07:33 GMT26 February 2021
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    Researchers with the University of Cambridge have discovered the smallest star ever observed: larger than Saturn but smaller than Jupiter, with gravity 300 times stronger than the Earth’s and about 11 times stronger than that of the sun.

    The elegantly named EBLM J0555-57Ab is located about 600 light years away as part of a binary star system. It's so small that the Cambridge team was only able to identify it when it passed in front of its much larger and brighter counterpart, in a technique called "astronomical transit" that is usually used to find moons and planets, not stars.

    "Our discovery reveals how small stars can be," Alexander Boetticher, study lead and a student at Cambridge's Cavendish Laboratory and Institute of Astronomy, said in a press release. "Had this star formed with only a slightly lower mass, the fusion reaction of hydrogen in its core could not be sustained, and the star would instead have transformed into a brown dwarf."

    Waltzing brown dwarves Luhman 16AB
    © Photo : ESA/Hubble & NASA, L. Bedin et al

    In other words, it is unlikely for astronomers to ever to discover a star much smaller than EBLM. By definition, a star must have enough mass to allow for fusion reactions that turn hydrogen into helium. A star of similar mass but smaller size than the super-dense EBLM would likely collapse under its own weight and become a brown dwarf pseudo-star.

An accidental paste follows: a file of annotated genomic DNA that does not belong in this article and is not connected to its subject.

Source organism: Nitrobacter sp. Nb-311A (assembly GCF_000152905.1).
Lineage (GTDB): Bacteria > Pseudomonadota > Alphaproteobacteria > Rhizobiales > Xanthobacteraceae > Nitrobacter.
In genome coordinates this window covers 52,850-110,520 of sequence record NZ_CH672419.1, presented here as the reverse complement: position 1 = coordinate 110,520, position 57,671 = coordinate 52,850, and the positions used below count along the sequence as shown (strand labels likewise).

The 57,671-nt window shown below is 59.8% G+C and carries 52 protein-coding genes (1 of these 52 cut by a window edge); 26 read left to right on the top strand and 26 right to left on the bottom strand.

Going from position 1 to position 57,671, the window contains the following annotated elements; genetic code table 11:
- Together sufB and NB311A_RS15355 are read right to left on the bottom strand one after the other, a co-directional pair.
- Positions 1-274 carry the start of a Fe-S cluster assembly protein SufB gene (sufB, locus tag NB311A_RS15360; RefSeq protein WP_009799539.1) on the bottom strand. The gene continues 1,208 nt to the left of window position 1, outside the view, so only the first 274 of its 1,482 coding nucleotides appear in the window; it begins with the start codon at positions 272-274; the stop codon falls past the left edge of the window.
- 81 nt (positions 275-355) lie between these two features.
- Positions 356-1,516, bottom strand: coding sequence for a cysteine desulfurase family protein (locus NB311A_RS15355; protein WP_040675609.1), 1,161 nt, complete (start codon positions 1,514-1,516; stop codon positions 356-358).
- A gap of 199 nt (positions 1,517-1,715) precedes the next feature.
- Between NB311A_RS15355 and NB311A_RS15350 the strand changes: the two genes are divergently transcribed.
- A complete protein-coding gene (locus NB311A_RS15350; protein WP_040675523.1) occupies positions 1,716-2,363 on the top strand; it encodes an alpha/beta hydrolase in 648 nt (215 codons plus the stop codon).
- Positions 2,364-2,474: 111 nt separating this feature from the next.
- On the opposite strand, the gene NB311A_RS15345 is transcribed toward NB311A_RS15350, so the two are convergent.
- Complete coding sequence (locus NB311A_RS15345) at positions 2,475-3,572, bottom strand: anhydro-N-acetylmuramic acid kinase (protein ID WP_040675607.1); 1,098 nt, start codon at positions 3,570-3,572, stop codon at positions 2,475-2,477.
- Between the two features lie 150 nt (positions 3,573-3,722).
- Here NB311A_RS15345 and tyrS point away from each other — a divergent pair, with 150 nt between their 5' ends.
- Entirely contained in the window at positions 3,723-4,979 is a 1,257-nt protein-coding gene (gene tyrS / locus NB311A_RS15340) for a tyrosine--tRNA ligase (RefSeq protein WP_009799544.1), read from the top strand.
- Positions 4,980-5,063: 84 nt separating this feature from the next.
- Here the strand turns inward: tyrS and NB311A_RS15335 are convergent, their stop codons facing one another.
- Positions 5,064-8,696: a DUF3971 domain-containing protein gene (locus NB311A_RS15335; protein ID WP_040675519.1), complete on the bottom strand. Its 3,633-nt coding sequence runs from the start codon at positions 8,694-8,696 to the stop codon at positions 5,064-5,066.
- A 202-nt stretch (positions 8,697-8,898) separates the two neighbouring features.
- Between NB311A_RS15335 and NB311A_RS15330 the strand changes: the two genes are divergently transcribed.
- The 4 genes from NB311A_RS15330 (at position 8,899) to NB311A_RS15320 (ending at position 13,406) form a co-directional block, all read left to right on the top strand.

EBLM was identified by the Wide Angle Search for Planets (WASP) experiment, a collaboration of six UK and two Spanish universities to search for exoplanets using transit photometry. They at first believed EBLM to be a planet until realizing they had stumbled upon a particularly tiny star.

    "This star is smaller, and likely colder than many of the gas giant exoplanets that have so far been identified," said von Boetticher. "While a fascinating feature of stellar physics, it is often harder to measure the size of such dim low-mass stars than for many of the larger planets. Thankfully, we can find these small stars with planet-hunting equipment, when they orbit a larger host star in a binary system. It might sound incredible, but finding a star can at times be harder than finding a planet."

    Astronomers have gained a newfound interest in these tiny, dim stars in recent years, as they have a strange tendency to be orbited by Earth-like planets. These small stars have smaller ranges by which they can capture planets in their gravity and therefore have a proportionally larger habitable zone. In other words, if a small star has planets, it has a better chance of at least one of them being Earth-like than larger stars like our sun.

    For instance, TRAPPIST-1, a star with seven terrestrial planets orbiting it (three of which are in its habitable zone) is an ultra-cool dwarf star about eight percent as massive as the sun. But small as TRAPPIST-1 is, its radius still over 30 percent larger than EBLM. However, the two stars have comparable mass. 

    "The smallest stars provide optimal conditions for the discovery of Earth-like planets, and for the remote exploration of their atmospheres," said co-author Amaury Triaud, senior researcher at Cambridge's Institute of Astronomy. "However, before we can study planets, we absolutely need to understand their star; this is fundamental."

    Astronomers wish to gain a better understanding of tiny stars such as EBLM, but the field of miniature star study is underexplored because these stars are very difficult to detect and study. In 2009, astronomers discovered the first planet orbiting a dwarf star.


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    astronomy, space, red dwarf stars, TRAPPIST-1, University of Cambridge
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